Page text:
Ireland Canada Great Britain (111 mi) 2015 d: John Crowley Official site
Ireland Canada Great Britain (111 mi) 2015 d: John Crowley Official site
She was nobody here. It was not just that she had no friends and family. It was rather that she was a ghost in this room, in the streets on the way to work, on the shop floor. Nothing meant anything. The rooms in the house in Ireland belonged to her, she thought. When she moved in them, she was really there. In the town, if she walked to the shop or to the vocational school, the air, the light, the ground — it was all solid and part of her, even if she met no one familiar. Nothing here was part of her. It was false, empty, she thought. She closed her eyes and tried to think, as she had done so many times in her life, of something she was looking forward to. But there was nothing, not the slightest thing. Not even Sunday. Nothing, maybe, except sleep. And she was not even certain she was looking forward to sleep. In any case, she could not sleep yet since it was not yet 9 o’clock. There was nothing she could do. It was as though she had been locked away.
—Brooklyn, by Colm Tóibín, 2009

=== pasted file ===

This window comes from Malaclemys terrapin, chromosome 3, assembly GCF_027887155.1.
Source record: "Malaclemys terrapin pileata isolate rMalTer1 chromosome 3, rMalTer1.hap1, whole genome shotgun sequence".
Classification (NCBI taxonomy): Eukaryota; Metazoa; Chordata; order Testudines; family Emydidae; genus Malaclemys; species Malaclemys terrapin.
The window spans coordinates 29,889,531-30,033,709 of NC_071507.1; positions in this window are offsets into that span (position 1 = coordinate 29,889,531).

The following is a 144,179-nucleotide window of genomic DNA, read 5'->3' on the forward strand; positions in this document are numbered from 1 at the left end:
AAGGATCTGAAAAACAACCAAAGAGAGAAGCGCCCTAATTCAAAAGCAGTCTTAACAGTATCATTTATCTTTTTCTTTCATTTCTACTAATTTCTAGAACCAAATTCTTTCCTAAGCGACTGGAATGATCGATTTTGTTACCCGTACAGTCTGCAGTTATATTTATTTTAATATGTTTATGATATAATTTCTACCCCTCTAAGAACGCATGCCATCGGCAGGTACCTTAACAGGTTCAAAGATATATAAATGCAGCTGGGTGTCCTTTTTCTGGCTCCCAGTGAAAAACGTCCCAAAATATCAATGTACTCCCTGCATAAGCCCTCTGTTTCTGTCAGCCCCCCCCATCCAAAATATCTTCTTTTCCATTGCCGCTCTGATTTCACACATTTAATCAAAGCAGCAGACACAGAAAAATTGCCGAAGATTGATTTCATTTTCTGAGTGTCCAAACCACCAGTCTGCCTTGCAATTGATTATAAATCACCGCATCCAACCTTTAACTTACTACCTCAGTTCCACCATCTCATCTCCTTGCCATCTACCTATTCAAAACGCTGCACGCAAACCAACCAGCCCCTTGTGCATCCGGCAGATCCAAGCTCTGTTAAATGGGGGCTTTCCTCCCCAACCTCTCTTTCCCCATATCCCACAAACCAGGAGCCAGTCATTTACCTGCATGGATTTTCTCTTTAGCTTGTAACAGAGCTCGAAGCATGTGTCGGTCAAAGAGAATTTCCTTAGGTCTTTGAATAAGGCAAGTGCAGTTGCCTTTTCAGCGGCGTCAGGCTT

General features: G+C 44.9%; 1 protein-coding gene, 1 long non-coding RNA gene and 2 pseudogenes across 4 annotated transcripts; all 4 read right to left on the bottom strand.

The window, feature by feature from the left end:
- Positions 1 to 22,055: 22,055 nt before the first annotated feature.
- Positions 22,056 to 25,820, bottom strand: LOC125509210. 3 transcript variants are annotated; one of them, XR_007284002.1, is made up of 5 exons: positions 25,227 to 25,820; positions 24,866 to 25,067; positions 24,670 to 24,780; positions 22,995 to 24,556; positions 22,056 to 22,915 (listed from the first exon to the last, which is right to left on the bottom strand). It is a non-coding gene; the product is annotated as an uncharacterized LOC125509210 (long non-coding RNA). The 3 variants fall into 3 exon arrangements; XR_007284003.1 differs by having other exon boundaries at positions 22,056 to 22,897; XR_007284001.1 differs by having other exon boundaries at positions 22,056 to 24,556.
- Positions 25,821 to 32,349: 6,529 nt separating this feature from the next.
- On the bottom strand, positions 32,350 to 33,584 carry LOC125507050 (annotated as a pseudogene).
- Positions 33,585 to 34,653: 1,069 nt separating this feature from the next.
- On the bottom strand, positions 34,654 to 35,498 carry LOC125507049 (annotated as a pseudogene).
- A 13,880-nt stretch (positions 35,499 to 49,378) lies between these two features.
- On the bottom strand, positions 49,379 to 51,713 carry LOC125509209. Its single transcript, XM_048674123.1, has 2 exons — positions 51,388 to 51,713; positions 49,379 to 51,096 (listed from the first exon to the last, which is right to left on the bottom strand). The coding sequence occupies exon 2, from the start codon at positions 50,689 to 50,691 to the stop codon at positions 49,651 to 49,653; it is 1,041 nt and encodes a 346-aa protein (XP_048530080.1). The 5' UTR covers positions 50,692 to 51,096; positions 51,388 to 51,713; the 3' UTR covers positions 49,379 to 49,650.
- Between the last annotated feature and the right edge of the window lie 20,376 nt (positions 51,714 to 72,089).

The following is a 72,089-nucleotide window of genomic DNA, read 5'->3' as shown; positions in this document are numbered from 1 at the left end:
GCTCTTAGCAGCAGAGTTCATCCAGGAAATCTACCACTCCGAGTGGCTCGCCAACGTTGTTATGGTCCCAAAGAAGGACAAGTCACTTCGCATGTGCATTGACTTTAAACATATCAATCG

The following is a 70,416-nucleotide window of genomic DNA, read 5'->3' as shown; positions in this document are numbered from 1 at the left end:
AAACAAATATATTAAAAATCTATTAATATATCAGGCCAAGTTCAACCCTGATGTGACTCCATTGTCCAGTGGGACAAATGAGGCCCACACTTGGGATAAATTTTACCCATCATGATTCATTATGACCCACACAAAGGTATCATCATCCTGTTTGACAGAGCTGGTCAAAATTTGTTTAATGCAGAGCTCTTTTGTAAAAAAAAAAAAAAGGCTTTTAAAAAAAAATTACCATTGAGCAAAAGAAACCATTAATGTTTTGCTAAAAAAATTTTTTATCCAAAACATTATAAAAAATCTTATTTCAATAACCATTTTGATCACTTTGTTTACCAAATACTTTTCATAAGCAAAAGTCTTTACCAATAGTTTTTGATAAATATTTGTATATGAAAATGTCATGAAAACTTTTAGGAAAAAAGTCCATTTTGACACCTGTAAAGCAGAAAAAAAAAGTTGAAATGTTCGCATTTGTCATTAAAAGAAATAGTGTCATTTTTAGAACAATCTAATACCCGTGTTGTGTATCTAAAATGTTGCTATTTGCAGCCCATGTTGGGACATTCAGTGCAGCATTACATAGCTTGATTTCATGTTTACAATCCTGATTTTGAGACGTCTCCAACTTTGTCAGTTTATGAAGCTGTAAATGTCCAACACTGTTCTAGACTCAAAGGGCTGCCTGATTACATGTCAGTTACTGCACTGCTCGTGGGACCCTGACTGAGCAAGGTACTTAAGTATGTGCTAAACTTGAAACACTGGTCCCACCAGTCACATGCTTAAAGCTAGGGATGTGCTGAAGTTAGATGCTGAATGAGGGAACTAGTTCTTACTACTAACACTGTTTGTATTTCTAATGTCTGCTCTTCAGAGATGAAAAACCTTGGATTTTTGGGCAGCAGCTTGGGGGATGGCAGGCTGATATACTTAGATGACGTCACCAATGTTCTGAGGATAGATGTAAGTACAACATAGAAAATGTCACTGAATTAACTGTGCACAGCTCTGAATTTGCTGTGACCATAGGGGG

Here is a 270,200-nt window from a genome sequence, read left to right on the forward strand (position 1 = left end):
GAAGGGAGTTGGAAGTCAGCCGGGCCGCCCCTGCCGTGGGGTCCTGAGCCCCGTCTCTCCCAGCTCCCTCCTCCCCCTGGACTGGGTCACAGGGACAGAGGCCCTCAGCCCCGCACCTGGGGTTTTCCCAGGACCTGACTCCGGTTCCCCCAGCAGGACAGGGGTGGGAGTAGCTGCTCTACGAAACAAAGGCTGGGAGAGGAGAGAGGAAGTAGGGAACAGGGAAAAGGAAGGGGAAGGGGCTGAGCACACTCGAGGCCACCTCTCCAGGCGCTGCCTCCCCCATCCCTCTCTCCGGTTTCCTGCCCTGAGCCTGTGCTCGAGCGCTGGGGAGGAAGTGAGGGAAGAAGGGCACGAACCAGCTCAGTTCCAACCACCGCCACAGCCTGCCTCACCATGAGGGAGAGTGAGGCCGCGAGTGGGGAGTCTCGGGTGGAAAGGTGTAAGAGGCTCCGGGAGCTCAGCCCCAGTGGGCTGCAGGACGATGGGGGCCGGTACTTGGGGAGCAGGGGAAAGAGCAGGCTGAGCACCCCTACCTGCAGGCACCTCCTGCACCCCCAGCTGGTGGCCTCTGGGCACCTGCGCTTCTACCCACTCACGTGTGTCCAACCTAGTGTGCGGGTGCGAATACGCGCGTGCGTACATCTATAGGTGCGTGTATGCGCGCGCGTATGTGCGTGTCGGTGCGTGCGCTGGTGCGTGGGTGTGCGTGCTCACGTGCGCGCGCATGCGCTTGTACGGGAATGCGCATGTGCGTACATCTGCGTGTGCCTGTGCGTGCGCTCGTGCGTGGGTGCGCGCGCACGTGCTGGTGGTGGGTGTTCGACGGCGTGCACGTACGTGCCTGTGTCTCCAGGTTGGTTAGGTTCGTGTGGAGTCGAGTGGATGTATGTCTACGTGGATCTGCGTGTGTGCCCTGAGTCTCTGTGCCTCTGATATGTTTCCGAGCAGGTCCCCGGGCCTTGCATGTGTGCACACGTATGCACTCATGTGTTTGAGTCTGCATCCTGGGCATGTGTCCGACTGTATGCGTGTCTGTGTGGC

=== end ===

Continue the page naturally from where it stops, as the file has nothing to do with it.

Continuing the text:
Despite its grand ambitions, this is a small, intimate film that places its faith on the intricacies of language, suggesting a time when words had more meaning and the world was perceived as flush with new opportunities. Adapted by Nick Hornby from Colm Tóibín’s acclaimed 2009 Irish novel, it’s largely an old-fashioned immigrant tale from the early 50’s about decent people attempting to find their way in the new world, told in a social realist style that may hold greater appeal to an educated class, as it’s intelligent and extremely well-written, using a literary style where the exact choice of words, like “amenable,” is exquisite. Seen through the eyes of a central character, Saoirse Ronan is Eilis Lacey, a young girl just out of high school growing up in a suffocatingly barren town of Enniscorthy in Wexford County on the southeastern coast of Ireland, a town described by James Joyce in Ulysses as “the finest place in the world,” but to Eilis, living with her more likeable and employed sister Rose (Fiona Glascott) and her constantly depressed widowed mother (Jane Brennan), nothing ever seems to happen there, where it has come to represent the sheer ordinariness of provincial life, where just about the only thing to do is go swimming on Sunday afternoons at the beach just over the nearby cliff. It is also the town where author Colm Tóibín comes from, while Ronan’s parents grew up in neighboring County Carlow. Initially Eilis is seen as a relatively unexciting character, shy and annoyingly drab, where her passivity makes her difficult to identify with, working weekends at a small shop run by a spiteful old woman Miss Kelly (Bríd Brennan) that hoards every penny she makes, treating her customers like herded cattle, reproaching them when lines develop that they could have shopped earlier in the week. It’s a dreary and dismal existence, with no real hopes for the future until Rose arranges for Eilis to travel to America, where a job and a place to stay have already been found through an Irish priest in Brooklyn, Father Flood (Jim Broadbent). Leave it to Miss Kelly to make Eilis feel guilty about leaving, suggesting Rose will be forced to care for their mother for the rest of her life. Like a bird forced to leave the nest, Eilis is totally unprepared for her worldly adventure, finding herself seasick for most of the voyage on the ship, literally rescued by a fellow traveler (Eva Birthistle) who teaches her how to survive a transatlantic crossing intact, even offering tips for navigating her way through customs.